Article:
The Queensland Human Rights Commission (QHRC, formerly the Anti-Discrimination Commission Queensland) has previously recommended a review of services and programs currently available to Aboriginal and Torres Strait Islander women prisoners, to include consultation with Aboriginal and Torres Strait Islander women prisoners themselves about how to enhance and improve the programs and services available in prison, and on release.7
Women prisoners as mothers and primary carers
It must be acknowledged that when fathers are incarcerated, “the vast majority of children remain in their family home, cared for by their mother, whereas, when mothers are sent to prison, more commonly children require alternative arrangements”.8
Where a female prisoner is also a single mother, being incarcerated can leave her children without adequate care and support. Time spent in prison by women who are mothers and primary carers can have significant and long-lasting consequences for their children and families, including isolation, behavioural difficulties at school, anxiety, insecurity, withdrawal, anger, and mental health concerns.
Some prisons accommodate young children who reside with their mothers, however strict prison rules can negatively impact childhood development and behaviours. It has previously been recommended that prison officers working in units where young children are accommodated must be “reminded that a child’s needs are the priority”.9
Older children of women prisoners will be physically separated from their mother while she is incarcerated and may reside with family or non-family foster carers, or enter state residential care.
Kathleen Marshall describes the children of prisoners as “the invisible victims of crime and the penal system. They have done no wrong, yet they suffer the stigma of criminality. Their rights to nurture are affected both by the criminal action of their parent and by the state’s response to it in the name of justice.”10
To mitigate the severe consequences of incarceration on a woman’s children, contact between the prisoner and her children must be facilitated, and decisions regarding early release (parole) must take into account women prisoners’ care-taking responsibilities.
Additionally, the impact of birth, birth trauma, stillbirth, miscarriage and post-natal depression are little recognised but potentially relevant risk factors for criminality and sentencing mitigation in certain populations that require further study.11
The QLS submission raised these as contextual matters that police, courts and defence lawyers sometimes fail to elucidate properly from female defendants, which can be highly relevant to the disposition of a matter.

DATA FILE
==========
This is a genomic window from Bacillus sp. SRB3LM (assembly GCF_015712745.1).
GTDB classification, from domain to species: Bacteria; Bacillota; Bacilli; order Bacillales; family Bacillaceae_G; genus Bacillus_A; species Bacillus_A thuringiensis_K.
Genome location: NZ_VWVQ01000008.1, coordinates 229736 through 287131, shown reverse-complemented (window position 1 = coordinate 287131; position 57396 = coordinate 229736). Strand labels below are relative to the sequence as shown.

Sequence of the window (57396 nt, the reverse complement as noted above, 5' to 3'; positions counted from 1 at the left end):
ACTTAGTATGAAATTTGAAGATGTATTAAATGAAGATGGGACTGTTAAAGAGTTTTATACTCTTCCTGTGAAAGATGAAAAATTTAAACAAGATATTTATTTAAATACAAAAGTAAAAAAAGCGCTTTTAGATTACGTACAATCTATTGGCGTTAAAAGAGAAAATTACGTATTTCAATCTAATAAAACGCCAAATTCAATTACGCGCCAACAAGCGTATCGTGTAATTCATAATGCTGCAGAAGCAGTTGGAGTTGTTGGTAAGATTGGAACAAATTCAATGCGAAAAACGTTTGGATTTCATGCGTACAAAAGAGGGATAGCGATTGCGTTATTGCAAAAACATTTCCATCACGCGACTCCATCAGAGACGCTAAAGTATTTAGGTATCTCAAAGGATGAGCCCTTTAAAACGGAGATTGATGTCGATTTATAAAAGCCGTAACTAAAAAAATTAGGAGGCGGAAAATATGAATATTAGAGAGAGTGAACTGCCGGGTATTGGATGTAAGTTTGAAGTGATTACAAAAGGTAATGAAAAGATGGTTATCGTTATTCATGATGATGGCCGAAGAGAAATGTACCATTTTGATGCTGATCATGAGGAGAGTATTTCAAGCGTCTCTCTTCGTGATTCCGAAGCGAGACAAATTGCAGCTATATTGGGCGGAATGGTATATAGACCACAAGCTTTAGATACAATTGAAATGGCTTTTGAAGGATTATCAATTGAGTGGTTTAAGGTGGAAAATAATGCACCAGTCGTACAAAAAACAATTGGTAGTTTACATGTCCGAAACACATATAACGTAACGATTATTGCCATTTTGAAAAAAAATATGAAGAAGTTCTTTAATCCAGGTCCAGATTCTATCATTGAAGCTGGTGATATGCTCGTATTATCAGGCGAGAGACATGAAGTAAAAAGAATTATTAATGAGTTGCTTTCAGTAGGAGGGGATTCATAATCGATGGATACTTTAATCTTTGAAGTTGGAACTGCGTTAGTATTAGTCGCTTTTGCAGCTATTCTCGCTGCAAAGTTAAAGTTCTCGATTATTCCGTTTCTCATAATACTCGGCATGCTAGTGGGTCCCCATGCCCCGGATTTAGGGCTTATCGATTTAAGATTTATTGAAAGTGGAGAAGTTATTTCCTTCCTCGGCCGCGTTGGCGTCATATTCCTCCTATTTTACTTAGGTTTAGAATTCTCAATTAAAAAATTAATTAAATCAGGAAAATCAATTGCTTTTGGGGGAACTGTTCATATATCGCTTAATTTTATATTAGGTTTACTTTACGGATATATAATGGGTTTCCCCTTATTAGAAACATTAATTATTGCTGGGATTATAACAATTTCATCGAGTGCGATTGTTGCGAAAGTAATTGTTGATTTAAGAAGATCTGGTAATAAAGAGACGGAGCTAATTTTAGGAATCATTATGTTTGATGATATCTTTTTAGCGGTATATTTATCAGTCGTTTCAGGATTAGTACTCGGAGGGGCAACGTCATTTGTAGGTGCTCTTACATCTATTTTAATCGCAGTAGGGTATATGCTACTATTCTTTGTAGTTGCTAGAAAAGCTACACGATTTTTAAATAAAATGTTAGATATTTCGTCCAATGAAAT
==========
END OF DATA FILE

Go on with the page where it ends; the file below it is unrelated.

Read the full QLS response to the discussion paper.
Dr Brooke Thompson is a Queensland Law Society Policy Solicitor.
1 Australian Law Reform Commission, ‘Pathways to Justice – An Inquiry into the Incarceration Rate of Aboriginal and Torres Strait Islander Peoples’(Report No.133, 2017) [11.32].
2 Anti-Discrimination Commission Queensland, ‘Women in Prison 2019: A Human Rights Consultation Report’(Report, 2019) 63.
4 Australian Bureau of Statistics, ‘Prisoners in Australia’ (2021).
5 Grace O’Brien, ‘Racial Profiling, Surveillance and Over-Policing: The Over-Incarceration of Young First Nations Males in Australia’ (2021) 10 Social Sciences 68:1-10, 5; Amy Simmons, ‘Over-policing to blame for Indigenous prison rates’, ABC News (online, 25 June 2009).
6 See, for example, Amelia Radke, ‘Women’s Yarning Circles: A gender-specific bail program in one Southeast Queensland Indigenous sentencing court, Australia’ (2018) 29(1) The Australian Journal of Anthropology 53.
7 Anti-Discrimination Commission Queensland (n2) 74.
8 Flynn et al, ‘Responding to Children When Their Parents are Incarcerated: Exploring the Responses in Victoria and New South Wales, Australia’ (2015) 32 Law in Context 4, 5.
9 Anti-Discrimination Commission (n2) 99.
10 Kathleen Marshall, Not Seen. Not Heard. Not Guilty: The Rights and Status of the Children of Prisoners in Scotland (Scotland’s Commissioner for Children and Young People, 2008) 8.
11 Some studies recognise the impact that post-natal depression may have on female criminality: Sarah Passmore, Samantha Woodhouse and Susan Cooper, ‘Assessing risk in female offenders: A review of the HCR-20 and the FAM’  Forensic Update Annual Compendium 21. See also Isla Masson and Linnea Osterman, ‘Working with female offenders in restorative justice frameworks: Effective and ethical practice’ (2017) 64(4) Probation 354.